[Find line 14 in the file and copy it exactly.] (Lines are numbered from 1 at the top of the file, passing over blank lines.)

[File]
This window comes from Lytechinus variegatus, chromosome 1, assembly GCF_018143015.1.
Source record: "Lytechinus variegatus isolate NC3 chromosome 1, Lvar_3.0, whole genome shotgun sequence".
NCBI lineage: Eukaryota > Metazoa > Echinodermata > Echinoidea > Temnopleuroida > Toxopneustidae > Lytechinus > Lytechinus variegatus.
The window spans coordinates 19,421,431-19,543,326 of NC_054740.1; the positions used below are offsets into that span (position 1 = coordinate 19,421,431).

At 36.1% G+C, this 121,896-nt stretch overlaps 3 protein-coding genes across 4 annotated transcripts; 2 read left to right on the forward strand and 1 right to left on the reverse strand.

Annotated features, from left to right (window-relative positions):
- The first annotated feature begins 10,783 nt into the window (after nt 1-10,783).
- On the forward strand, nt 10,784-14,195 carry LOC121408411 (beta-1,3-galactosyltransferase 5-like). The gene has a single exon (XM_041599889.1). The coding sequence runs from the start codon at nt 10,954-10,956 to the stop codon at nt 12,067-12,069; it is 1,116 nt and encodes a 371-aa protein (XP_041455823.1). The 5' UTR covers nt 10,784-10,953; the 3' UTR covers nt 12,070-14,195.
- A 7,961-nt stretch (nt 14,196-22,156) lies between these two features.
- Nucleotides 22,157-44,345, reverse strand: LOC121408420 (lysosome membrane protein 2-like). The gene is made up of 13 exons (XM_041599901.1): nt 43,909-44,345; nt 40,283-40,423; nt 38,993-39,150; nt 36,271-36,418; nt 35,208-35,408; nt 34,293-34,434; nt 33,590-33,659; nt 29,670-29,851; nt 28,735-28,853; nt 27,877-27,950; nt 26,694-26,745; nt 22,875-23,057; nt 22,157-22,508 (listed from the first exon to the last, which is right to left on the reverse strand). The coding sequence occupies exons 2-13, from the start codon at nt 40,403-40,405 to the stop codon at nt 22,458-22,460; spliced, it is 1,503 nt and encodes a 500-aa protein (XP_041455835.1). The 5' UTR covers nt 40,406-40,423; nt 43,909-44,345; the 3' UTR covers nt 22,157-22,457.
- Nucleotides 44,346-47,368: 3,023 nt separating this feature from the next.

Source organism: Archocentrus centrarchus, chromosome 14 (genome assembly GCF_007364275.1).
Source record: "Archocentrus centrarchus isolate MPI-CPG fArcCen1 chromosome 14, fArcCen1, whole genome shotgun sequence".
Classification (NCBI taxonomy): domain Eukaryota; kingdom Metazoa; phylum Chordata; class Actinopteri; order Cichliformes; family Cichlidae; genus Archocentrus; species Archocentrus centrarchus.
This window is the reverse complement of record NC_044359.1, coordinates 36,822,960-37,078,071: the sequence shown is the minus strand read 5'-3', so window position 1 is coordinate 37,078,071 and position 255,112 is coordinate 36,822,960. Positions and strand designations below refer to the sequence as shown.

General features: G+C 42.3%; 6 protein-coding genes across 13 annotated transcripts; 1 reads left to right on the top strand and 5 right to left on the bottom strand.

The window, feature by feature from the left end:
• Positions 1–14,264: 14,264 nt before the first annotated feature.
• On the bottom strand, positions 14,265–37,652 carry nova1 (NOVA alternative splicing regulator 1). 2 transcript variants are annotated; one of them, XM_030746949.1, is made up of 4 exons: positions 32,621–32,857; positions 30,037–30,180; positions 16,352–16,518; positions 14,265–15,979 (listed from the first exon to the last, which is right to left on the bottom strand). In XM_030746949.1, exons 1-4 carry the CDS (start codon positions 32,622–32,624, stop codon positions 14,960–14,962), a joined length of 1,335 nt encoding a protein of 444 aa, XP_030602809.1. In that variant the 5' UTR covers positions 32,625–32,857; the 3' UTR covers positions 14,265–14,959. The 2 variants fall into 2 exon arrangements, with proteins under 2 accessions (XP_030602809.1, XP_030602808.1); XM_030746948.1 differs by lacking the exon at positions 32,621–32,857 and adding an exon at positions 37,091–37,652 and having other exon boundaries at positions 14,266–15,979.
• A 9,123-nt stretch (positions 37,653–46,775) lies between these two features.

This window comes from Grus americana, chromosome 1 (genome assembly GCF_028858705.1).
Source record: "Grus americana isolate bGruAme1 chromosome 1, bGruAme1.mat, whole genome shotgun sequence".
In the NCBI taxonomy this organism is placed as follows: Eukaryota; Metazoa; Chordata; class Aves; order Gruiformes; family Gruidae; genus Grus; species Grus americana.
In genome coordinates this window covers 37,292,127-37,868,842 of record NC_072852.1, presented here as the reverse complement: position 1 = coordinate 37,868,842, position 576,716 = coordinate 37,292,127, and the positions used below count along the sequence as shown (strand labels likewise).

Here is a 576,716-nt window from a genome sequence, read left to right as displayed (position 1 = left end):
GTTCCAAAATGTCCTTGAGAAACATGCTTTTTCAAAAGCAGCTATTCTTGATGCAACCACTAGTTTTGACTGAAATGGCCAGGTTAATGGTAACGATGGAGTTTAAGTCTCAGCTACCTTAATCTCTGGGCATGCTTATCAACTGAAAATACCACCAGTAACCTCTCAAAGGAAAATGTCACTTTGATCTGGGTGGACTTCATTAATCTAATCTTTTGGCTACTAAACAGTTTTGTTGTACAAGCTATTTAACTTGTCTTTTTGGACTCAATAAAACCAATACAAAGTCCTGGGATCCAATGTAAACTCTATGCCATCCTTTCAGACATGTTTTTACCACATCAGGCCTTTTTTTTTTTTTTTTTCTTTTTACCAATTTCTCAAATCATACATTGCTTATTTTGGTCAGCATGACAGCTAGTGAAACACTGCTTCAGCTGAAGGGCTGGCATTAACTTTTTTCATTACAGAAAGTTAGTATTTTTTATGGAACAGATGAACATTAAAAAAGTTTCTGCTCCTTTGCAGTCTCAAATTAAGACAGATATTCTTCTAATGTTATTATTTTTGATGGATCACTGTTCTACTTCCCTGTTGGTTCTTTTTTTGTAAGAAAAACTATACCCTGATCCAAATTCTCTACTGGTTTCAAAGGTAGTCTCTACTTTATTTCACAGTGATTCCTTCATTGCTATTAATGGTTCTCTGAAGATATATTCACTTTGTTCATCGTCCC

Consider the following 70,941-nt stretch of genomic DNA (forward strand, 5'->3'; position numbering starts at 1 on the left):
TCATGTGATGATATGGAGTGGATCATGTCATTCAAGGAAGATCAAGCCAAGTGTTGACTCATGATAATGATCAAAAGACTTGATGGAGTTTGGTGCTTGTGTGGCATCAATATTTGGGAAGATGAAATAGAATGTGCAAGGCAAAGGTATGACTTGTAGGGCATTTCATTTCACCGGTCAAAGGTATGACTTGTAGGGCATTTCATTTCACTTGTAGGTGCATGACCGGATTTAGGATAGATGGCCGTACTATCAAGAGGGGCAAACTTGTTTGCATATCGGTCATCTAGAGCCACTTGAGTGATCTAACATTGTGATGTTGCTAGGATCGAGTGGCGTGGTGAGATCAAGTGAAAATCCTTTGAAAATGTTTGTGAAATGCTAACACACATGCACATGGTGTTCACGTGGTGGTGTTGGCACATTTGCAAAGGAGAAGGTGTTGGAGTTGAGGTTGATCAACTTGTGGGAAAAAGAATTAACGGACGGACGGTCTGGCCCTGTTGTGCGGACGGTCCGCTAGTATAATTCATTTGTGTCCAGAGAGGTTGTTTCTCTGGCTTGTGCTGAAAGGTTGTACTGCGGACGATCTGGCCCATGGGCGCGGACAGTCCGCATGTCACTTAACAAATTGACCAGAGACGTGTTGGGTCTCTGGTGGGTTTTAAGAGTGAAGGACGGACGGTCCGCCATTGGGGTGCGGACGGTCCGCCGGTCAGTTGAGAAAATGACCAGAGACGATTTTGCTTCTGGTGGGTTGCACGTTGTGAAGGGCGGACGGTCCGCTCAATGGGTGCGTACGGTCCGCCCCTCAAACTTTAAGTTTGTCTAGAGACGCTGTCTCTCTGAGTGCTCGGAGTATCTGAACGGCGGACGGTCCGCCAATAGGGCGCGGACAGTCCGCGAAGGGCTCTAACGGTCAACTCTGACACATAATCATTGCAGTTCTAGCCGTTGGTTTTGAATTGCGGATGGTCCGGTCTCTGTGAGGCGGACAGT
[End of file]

Classification (NCBI taxonomy): domain Eukaryota; kingdom Metazoa; phylum Chordata; class Actinopteri; order Cichliformes; family Cichlidae; genus Archocentrus; species Archocentrus centrarchus.